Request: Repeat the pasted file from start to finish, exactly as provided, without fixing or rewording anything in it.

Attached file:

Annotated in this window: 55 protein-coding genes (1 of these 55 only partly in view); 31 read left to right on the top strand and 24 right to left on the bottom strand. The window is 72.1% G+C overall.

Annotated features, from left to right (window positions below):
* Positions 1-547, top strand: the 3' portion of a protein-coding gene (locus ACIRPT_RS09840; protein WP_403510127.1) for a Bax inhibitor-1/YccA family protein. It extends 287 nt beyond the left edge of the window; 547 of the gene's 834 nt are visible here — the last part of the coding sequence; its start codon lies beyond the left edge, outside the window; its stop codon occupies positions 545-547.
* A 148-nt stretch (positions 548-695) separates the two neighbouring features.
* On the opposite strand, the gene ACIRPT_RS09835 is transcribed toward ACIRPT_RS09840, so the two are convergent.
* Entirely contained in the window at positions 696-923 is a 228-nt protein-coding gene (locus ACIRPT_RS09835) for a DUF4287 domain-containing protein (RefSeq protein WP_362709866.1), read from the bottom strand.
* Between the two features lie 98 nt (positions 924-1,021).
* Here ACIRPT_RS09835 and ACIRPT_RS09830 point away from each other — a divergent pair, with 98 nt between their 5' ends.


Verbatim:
Annotated in this window: 55 protein-coding genes (1 of these 55 only partly in view); 31 read left to right on the top strand and 24 right to left on the bottom strand. The window is 72.1% G+C overall.

Annotated features, from left to right (window positions below):
* Positions 1-547, top strand: the 3' portion of a protein-coding gene (locus ACIRPT_RS09840; protein WP_403510127.1) for a Bax inhibitor-1/YccA family protein. It extends 287 nt beyond the left edge of the window; 547 of the gene's 834 nt are visible here — the last part of the coding sequence; its start codon lies beyond the left edge, outside the window; its stop codon occupies positions 545-547.
* A 148-nt stretch (positions 548-695) separates the two neighbouring features.
* On the opposite strand, the gene ACIRPT_RS09835 is transcribed toward ACIRPT_RS09840, so the two are convergent.
* Entirely contained in the window at positions 696-923 is a 228-nt protein-coding gene (locus ACIRPT_RS09835) for a DUF4287 domain-containing protein (RefSeq protein WP_362709866.1), read from the bottom strand.
* Between the two features lie 98 nt (positions 924-1,021).
* Here ACIRPT_RS09835 and ACIRPT_RS09830 point away from each other — a divergent pair, with 98 nt between their 5' ends.